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What Hat Are You Working On Today?

Randall Renshaw

Call Me a Cab
Messages
2,702
Location
Nahunta, Ga.
Thanks, Robert, for sharing your experiences, as I have always been one willing to share trade secrets with most anyone, both in the building trade or hattery. Not good for business, some would say, but I always figured there was plenty of work out there—even in my small, rural area.
I’ve always been happy to share any hat restoration processes that I’ve uncovered here on the FL. One thing I’ve yet to share is this: white talc and pencil lead are indispensable mediums for covering a multitude of vintage hat sins!
I somehow figured that out on my own about powders to cover dark stains in felt from medium browns to all lighter colors way before reading about it on the internet, or here. Pencil use for lighter than felt color stains or faded areas/spots is something that works absolute miracles as well and I have yet to read that anywhere.
I’ll be looking forward to hearing more about your dye and felt experiment yet to come.
I usually fully soak the felt in hot water before blocking then steam for 10+ minutes tented in a trash bag. I steam them until I have taken out the rudimentary brim break and it more resembles a cone. I find that works best in getting a really good stretch over the block. If I am working with the FEPSA 95gram beaver I can get away with just a really good water spritz as the felt is so light weight.
That is a good question. Not sure how many felting factories used to exist back in the hayday of hatting.
When I was at Winchester they had bales of fur fibre in white (bleached for dyeing pastels) and then natural for the other dyes.

I am about to spend a few days working with dyes/felts and will experiment with dyeing an already cut brim to see how exact I can get it.






Since I have yet to build or dye any custom hats from scratch using modern hat bodies, I wouldn’t know what I was in for, but with vintage hats, I’ve not had a problem with pulling the brims, bound or not, to exact measurements fully around. Is it difficult or different with new hat bodies?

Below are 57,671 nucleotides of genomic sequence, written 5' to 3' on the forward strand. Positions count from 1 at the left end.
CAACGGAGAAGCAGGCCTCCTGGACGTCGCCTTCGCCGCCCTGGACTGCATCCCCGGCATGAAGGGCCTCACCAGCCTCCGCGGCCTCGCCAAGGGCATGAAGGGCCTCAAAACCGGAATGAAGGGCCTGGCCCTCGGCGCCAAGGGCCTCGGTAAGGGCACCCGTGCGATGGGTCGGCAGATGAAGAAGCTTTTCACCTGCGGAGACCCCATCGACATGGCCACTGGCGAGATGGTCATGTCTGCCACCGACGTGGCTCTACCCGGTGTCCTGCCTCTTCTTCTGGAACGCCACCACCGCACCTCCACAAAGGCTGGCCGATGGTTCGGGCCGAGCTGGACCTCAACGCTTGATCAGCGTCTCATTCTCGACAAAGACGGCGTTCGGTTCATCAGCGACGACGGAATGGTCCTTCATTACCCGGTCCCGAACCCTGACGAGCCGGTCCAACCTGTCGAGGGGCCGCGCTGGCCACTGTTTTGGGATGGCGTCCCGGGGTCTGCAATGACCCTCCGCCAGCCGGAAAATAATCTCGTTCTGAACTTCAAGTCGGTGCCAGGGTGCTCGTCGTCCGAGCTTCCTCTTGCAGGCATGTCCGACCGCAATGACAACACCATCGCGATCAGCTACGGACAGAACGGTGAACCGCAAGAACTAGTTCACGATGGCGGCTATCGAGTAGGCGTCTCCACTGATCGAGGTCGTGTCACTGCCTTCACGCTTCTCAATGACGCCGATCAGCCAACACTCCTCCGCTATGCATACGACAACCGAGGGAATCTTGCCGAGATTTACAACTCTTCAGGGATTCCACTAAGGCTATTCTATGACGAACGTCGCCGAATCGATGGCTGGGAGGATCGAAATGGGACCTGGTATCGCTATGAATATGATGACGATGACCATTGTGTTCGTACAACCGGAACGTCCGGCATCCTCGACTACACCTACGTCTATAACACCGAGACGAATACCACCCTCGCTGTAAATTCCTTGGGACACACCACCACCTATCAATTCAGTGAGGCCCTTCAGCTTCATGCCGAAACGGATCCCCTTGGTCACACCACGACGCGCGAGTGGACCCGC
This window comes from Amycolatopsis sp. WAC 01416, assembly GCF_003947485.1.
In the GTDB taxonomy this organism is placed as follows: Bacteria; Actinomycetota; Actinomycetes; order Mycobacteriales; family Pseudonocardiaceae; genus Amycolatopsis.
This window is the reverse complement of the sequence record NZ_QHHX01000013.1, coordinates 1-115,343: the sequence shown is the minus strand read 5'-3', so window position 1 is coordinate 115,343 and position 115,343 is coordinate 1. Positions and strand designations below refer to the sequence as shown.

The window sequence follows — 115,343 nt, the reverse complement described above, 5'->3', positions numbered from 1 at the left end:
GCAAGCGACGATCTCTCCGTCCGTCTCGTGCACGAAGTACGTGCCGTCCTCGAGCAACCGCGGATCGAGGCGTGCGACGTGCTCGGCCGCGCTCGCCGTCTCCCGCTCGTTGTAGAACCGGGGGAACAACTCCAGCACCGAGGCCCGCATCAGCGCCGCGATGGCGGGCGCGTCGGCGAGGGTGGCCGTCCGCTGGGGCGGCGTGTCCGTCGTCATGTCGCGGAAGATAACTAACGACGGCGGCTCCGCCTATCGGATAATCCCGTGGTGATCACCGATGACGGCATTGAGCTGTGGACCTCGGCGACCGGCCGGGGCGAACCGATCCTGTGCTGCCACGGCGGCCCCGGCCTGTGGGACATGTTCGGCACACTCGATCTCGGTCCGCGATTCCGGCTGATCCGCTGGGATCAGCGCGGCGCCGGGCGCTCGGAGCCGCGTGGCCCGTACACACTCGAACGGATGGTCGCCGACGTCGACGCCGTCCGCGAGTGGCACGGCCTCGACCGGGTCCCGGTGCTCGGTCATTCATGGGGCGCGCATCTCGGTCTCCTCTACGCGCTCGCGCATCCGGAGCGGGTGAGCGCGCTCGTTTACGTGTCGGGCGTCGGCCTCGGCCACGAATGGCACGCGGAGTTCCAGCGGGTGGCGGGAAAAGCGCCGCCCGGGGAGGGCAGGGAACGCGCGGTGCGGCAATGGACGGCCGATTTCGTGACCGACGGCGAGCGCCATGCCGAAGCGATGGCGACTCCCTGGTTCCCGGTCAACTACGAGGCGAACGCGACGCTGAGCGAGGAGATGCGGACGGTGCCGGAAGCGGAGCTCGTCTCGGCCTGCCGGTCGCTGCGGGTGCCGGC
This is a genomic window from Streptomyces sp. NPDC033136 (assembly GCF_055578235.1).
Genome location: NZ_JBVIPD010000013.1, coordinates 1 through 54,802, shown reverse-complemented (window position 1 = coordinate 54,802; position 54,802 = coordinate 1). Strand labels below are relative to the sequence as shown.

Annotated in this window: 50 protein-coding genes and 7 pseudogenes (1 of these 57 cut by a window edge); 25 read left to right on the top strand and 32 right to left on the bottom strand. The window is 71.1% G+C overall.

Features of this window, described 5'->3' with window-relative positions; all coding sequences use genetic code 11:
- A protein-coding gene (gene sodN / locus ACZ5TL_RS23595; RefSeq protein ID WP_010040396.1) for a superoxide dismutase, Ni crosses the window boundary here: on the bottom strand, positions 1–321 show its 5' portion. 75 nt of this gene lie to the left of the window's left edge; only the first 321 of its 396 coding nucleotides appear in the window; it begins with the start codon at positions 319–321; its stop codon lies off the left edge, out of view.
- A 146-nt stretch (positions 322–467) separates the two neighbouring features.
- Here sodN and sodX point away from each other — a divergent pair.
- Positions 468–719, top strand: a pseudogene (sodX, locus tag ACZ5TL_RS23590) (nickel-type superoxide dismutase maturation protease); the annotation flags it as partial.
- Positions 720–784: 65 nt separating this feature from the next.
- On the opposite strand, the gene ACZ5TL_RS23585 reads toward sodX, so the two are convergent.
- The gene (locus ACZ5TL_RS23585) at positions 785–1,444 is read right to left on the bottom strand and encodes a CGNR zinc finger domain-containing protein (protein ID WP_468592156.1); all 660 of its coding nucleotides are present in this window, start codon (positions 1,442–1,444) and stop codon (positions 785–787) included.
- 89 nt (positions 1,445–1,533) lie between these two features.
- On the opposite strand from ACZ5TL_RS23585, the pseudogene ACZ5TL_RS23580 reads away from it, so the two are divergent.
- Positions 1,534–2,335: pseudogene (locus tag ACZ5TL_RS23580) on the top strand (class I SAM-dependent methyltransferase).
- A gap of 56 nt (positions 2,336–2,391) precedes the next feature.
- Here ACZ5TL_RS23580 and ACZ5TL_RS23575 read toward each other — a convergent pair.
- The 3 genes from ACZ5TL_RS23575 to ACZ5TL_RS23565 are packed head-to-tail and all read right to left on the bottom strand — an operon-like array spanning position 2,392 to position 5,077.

T Jones

I'll Lock Up
Messages
6,583
Location
Central Ohio
Lookin great Terry! I hope to find some time to work on the 4 hat bodies I’ve recently purchased. Have no idea how that’s gonna go.
Thank you Randall! I've been finding that felts are different as far as working with them. The black Western in my picture was a bear to work with at first. That one I had to soak in hot water for a while and then I put it over a pot of boiling water sitting on a splatter screen for a few minutes until it got good and soft, and hot. After that, I stretched it on the block with no problem. Easy Peasy. The carbon gray Western felt was a piece of cake. A few minutes just over boiling water and I was practically able to stretch it over the block using only my hands. The blue felt in the background was another easy one. A few minutes over boiling water and it stretched nice and easy over the block. That one is rabbit, and one of the nicest felts I've handled. It all depends on the felt. Some work easy and some take a little more work to make them easy.
 

Randall Renshaw

Call Me a Cab
Messages
2,702
Location
Nahunta, Ga.
Sounds great! Thanks, Terry. Can’t wait to give it a shot. I’ll have to buy a splatter screen.
Thank you Randall! I've been finding that felts are different as far as working with them. The black Western in my picture was a bear to work with at first. That one I had to soak in hot water for a while and then I put it over a pot of boiling water sitting on a splatter screen for a few minutes until it got good and soft, and hot. After that, I stretched it on the block with no problem. Easy Peasy. The carbon gray Western felt was a piece of cake. A few minutes just over boiling water and I was practically able to stretch it over the block using only my hands. The blue felt in the background was another easy one. A few minutes over boiling water and it stretched nice and easy over the block. That one is rabbit, and one of the nicest felts I've handled. It all depends on the felt. Some work easy and some take a little more work to make them easy.
 

Randall Renshaw

Call Me a Cab
Messages
2,702
Location
Nahunta, Ga.
Working on an upsize from 7 to 7 1/8 on a Stetson 10X for Phil @hambone71.
He wants it converted to a fedora with a mid ribbon and a 2 3/4” bound brim.
I have it on a wood Block I built in the #52 style. I’d guess early 70s on this hat and it’s a 10X. I don’t know exactly what the beaver content was whenever this one was built but I can guarantee it is either all beaver or a bunch of beaver, since the felt was so tough, dense and tight! Was a really hard one to stretch over my block! The felt was thin for this time period, and way more pliable than most. It’ll make a great looking and feeling fedora. The silver color is nice, too.